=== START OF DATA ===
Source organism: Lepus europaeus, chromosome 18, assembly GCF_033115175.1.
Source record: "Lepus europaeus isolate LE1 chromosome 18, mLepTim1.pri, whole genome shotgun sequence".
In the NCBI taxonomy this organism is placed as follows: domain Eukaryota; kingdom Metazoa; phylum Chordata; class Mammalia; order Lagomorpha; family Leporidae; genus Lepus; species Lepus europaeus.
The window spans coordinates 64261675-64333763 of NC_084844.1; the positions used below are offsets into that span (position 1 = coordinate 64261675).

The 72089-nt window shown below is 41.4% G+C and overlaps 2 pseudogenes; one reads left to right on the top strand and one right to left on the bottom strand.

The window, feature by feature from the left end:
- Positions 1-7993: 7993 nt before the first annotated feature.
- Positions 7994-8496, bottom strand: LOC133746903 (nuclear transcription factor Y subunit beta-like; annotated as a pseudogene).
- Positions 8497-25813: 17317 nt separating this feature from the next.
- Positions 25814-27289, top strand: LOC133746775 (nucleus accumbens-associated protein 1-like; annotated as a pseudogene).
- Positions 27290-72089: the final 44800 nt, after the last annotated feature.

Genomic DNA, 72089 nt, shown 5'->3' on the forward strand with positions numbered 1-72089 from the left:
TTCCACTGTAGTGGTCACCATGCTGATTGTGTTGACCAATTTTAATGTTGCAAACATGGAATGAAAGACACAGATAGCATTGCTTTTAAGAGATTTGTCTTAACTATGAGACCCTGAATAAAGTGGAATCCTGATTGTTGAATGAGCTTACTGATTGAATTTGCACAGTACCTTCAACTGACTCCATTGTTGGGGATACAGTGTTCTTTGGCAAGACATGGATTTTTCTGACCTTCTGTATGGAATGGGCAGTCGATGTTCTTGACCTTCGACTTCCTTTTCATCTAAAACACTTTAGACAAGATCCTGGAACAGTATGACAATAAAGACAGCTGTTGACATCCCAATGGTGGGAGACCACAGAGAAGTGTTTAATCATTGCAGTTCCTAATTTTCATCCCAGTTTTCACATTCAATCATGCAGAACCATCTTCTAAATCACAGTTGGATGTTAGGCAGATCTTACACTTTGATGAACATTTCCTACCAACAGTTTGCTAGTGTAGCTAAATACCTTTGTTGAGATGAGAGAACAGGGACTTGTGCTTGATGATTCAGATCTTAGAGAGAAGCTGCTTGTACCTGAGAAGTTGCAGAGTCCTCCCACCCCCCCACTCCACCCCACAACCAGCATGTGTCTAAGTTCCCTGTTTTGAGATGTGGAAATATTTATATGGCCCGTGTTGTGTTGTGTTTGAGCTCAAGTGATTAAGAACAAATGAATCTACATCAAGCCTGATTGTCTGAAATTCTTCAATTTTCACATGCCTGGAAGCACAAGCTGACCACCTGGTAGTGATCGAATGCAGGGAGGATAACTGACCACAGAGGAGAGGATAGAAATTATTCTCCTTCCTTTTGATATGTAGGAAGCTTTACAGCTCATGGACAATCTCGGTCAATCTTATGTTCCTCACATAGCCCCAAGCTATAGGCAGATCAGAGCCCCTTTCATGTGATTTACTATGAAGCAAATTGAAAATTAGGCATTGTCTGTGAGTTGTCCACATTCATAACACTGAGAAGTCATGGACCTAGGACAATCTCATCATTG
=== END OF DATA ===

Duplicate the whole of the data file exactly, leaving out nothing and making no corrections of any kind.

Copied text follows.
Source organism: Lepus europaeus, chromosome 18, assembly GCF_033115175.1.
Source record: "Lepus europaeus isolate LE1 chromosome 18, mLepTim1.pri, whole genome shotgun sequence".
In the NCBI taxonomy this organism is placed as follows: domain Eukaryota; kingdom Metazoa; phylum Chordata; class Mammalia; order Lagomorpha; family Leporidae; genus Lepus; species Lepus europaeus.
The window spans coordinates 64261675-64333763 of NC_084844.1; the positions used below are offsets into that span (position 1 = coordinate 64261675).

The 72089-nt window shown below is 41.4% G+C and overlaps 2 pseudogenes; one reads left to right on the top strand and one right to left on the bottom strand.

The window, feature by feature from the left end:
- Positions 1-7993: 7993 nt before the first annotated feature.
- Positions 7994-8496, bottom strand: LOC133746903 (nuclear transcription factor Y subunit beta-like; annotated as a pseudogene).
- Positions 8497-25813: 17317 nt separating this feature from the next.
- Positions 25814-27289, top strand: LOC133746775 (nucleus accumbens-associated protein 1-like; annotated as a pseudogene).
- Positions 27290-72089: the final 44800 nt, after the last annotated feature.

Genomic DNA, 72089 nt, shown 5'->3' on the forward strand with positions numbered 1-72089 from the left:
TTCCACTGTAGTGGTCACCATGCTGATTGTGTTGACCAATTTTAATGTTGCAAACATGGAATGAAAGACACAGATAGCATTGCTTTTAAGAGATTTGTCTTAACTATGAGACCCTGAATAAAGTGGAATCCTGATTGTTGAATGAGCTTACTGATTGAATTTGCACAGTACCTTCAACTGACTCCATTGTTGGGGATACAGTGTTCTTTGGCAAGACATGGATTTTTCTGACCTTCTGTATGGAATGGGCAGTCGATGTTCTTGACCTTCGACTTCCTTTTCATCTAAAACACTTTAGACAAGATCCTGGAACAGTATGACAATAAAGACAGCTGTTGACATCCCAATGGTGGGAGACCACAGAGAAGTGTTTAATCATTGCAGTTCCTAATTTTCATCCCAGTTTTCACATTCAATCATGCAGAACCATCTTCTAAATCACAGTTGGATGTTAGGCAGATCTTACACTTTGATGAACATTTCCTACCAACAGTTTGCTAGTGTAGCTAAATACCTTTGTTGAGATGAGAGAACAGGGACTTGTGCTTGATGATTCAGATCTTAGAGAGAAGCTGCTTGTACCTGAGAAGTTGCAGAGTCCTCCCACCCCCCCACTCCACCCCACAACCAGCATGTGTCTAAGTTCCCTGTTTTGAGATGTGGAAATATTTATATGGCCCGTGTTGTGTTGTGTTTGAGCTCAAGTGATTAAGAACAAATGAATCTACATCAAGCCTGATTGTCTGAAATTCTTCAATTTTCACATGCCTGGAAGCACAAGCTGACCACCTGGTAGTGATCGAATGCAGGGAGGATAACTGACCACAGAGGAGAGGATAGAAATTATTCTCCTTCCTTTTGATATGTAGGAAGCTTTACAGCTCATGGACAATCTCGGTCAATCTTATGTTCCTCACATAGCCCCAAGCTATAGGCAGATCAGAGCCCCTTTCATGTGATTTACTATGAAGCAAATTGAAAATTAGGCATTGTCTGTGAGTTGTCCACATTCATAACACTGAGAAGTCATGGACCTAGGACAATCTCATCATTG